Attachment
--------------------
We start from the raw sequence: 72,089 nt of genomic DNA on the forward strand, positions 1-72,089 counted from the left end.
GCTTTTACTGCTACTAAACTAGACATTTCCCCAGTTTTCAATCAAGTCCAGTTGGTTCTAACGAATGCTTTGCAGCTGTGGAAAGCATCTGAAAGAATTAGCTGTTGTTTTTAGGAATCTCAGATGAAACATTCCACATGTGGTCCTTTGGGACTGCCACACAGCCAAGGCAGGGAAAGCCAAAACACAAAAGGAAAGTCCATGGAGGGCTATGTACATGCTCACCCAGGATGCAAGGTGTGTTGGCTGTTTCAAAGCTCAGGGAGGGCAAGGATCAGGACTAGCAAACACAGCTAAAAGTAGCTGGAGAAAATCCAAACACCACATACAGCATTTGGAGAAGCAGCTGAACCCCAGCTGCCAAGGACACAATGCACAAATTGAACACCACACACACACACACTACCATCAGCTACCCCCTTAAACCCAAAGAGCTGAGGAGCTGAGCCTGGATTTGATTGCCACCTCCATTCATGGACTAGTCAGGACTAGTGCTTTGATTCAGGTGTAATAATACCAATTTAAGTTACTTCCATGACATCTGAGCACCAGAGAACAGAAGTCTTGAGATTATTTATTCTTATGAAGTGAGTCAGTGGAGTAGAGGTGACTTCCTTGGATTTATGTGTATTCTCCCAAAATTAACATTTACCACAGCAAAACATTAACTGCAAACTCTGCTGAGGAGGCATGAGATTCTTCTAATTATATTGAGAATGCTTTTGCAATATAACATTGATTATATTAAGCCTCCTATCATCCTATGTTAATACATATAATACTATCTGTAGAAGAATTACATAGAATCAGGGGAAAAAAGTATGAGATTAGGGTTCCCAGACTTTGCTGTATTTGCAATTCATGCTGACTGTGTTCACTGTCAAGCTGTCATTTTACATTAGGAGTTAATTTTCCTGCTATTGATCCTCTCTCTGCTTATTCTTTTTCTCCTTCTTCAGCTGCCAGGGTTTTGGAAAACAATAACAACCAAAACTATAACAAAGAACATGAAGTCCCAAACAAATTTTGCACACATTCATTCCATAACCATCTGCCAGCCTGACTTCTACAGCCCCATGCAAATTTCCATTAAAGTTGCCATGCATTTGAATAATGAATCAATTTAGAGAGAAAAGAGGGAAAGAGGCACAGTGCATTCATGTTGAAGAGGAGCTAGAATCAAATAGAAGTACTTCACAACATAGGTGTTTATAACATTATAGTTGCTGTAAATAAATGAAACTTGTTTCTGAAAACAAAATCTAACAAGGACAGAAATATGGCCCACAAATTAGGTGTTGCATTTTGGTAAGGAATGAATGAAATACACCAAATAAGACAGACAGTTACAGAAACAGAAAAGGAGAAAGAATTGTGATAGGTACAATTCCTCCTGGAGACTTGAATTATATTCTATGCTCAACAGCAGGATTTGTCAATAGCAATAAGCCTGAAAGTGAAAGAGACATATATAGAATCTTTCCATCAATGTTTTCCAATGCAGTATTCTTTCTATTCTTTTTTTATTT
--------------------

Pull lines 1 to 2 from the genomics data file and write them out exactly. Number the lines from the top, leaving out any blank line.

We start from the raw sequence: 72,089 nt of genomic DNA on the forward strand, positions 1-72,089 counted from the left end.
GCTTTTACTGCTACTAAACTAGACATTTCCCCAGTTTTCAATCAAGTCCAGTTGGTTCTAACGAATGCTTTGCAGCTGTGGAAAGCATCTGAAAGAATTAGCTGTTGTTTTTAGGAATCTCAGATGAAACATTCCACATGTGGTCCTTTGGGACTGCCACACAGCCAAGGCAGGGAAAGCCAAAACACAAAAGGAAAGTCCATGGAGGGCTATGTACATGCTCACCCAGGATGCAAGGTGTGTTGGCTGTTTCAAAGCTCAGGGAGGGCAAGGATCAGGACTAGCAAACACAGCTAAAAGTAGCTGGAGAAAATCCAAACACCACATACAGCATTTGGAGAAGCAGCTGAACCCCAGCTGCCAAGGACACAATGCACAAATTGAACACCACACACACACACACTACCATCAGCTACCCCCTTAAACCCAAAGAGCTGAGGAGCTGAGCCTGGATTTGATTGCCACCTCCATTCATGGACTAGTCAGGACTAGTGCTTTGATTCAGGTGTAATAATACCAATTTAAGTTACTTCCATGACATCTGAGCACCAGAGAACAGAAGTCTTGAGATTATTTATTCTTATGAAGTGAGTCAGTGGAGTAGAGGTGACTTCCTTGGATTTATGTGTATTCTCCCAAAATTAACATTTACCACAGCAAAACATTAACTGCAAACTCTGCTGAGGAGGCATGAGATTCTTCTAATTATATTGAGAATGCTTTTGCAATATAACATTGATTATATTAAGCCTCCTATCATCCTATGTTAATACATATAATACTATCTGTAGAAGAATTACATAGAATCAGGGGAAAAAAGTATGAGATTAGGGTTCCCAGACTTTGCTGTATTTGCAATTCATGCTGACTGTGTTCACTGTCAAGCTGTCATTTTACATTAGGAGTTAATTTTCCTGCTATTGATCCTCTCTCTGCTTATTCTTTTTCTCCTTCTTCAGCTGCCAGGGTTTTGGAAAACAATAACAACCAAAACTATAACAAAGAACATGAAGTCCCAAACAAATTTTGCACACATTCATTCCATAACCATCTGCCAGCCTGACTTCTACAGCCCCATGCAAATTTCCATTAAAGTTGCCATGCATTTGAATAATGAATCAATTTAGAGAGAAAAGAGGGAAAGAGGCACAGTGCATTCATGTTGAAGAGGAGCTAGAATCAAATAGAAGTACTTCACAACATAGGTGTTTATAACATTATAGTTGCTGTAAATAAATGAAACTTGTTTCTGAAAACAAAATCTAACAAGGACAGAAATATGGCCCACAAATTAGGTGTTGCATTTTGGTAAGGAATGAATGAAATACACCAAATAAGACAGACAGTTACAGAAACAGAAAAGGAGAAAGAATTGTGATAGGTACAATTCCTCCTGGAGACTTGAATTATATTCTATGCTCAACAGCAGGATTTGTCAATAGCAATAAGCCTGAAAGTGAAAGAGACATATATAGAATCTTTCCATCAATGTTTTCCAATGCAGTATTCTTTCTATTCTTTTTTTATTT